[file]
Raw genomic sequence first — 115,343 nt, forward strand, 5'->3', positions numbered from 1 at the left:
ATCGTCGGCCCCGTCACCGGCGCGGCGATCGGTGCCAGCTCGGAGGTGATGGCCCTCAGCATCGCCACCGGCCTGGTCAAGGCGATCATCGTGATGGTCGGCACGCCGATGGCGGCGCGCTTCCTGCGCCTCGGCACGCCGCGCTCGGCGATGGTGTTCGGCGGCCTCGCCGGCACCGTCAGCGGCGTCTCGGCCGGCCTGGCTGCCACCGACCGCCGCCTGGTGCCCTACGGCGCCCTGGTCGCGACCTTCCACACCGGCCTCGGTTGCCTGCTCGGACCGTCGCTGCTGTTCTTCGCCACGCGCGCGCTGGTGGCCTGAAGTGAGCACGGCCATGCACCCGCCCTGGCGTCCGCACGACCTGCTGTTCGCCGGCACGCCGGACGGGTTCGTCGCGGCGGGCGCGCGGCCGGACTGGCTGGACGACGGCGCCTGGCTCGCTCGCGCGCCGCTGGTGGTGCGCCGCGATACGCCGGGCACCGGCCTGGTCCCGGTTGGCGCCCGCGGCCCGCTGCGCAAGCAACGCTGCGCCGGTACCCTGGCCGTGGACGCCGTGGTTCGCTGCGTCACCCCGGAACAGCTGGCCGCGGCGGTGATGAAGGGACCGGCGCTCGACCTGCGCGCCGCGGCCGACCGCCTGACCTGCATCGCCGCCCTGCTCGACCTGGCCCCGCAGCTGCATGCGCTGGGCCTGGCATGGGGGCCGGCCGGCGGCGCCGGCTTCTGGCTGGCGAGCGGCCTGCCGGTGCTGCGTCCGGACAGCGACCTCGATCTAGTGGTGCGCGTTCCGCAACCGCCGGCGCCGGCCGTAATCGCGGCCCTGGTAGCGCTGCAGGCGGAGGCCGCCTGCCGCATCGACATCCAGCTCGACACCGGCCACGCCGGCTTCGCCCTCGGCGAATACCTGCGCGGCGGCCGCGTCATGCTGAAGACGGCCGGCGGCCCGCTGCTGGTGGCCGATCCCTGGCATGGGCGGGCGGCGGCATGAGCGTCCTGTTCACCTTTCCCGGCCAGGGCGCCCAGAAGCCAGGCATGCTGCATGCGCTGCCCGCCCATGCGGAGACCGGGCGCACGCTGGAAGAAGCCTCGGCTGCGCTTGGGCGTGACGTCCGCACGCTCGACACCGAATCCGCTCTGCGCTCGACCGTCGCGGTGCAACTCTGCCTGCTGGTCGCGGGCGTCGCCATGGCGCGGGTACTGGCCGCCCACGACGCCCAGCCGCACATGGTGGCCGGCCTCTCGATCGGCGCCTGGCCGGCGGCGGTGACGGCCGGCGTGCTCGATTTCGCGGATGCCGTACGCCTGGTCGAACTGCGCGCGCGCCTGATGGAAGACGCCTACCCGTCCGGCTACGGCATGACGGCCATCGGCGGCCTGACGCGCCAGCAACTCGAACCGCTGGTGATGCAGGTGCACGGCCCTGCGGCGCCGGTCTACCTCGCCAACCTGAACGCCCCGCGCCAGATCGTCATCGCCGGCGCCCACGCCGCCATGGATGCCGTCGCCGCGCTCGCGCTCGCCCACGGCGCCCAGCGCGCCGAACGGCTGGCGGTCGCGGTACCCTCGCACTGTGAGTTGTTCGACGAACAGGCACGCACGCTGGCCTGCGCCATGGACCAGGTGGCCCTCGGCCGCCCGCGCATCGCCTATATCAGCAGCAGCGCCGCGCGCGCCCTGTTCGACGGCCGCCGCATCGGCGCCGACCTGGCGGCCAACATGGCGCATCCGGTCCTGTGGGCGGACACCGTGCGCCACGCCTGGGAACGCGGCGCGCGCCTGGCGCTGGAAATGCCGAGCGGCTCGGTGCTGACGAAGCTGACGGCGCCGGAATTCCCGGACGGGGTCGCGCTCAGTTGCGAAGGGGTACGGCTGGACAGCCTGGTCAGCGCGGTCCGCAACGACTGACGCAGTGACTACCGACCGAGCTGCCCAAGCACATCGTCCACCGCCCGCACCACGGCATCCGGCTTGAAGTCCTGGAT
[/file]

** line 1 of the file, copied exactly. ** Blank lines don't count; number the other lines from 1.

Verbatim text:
Raw genomic sequence first — 115,343 nt, forward strand, 5'->3', positions numbered from 1 at the left: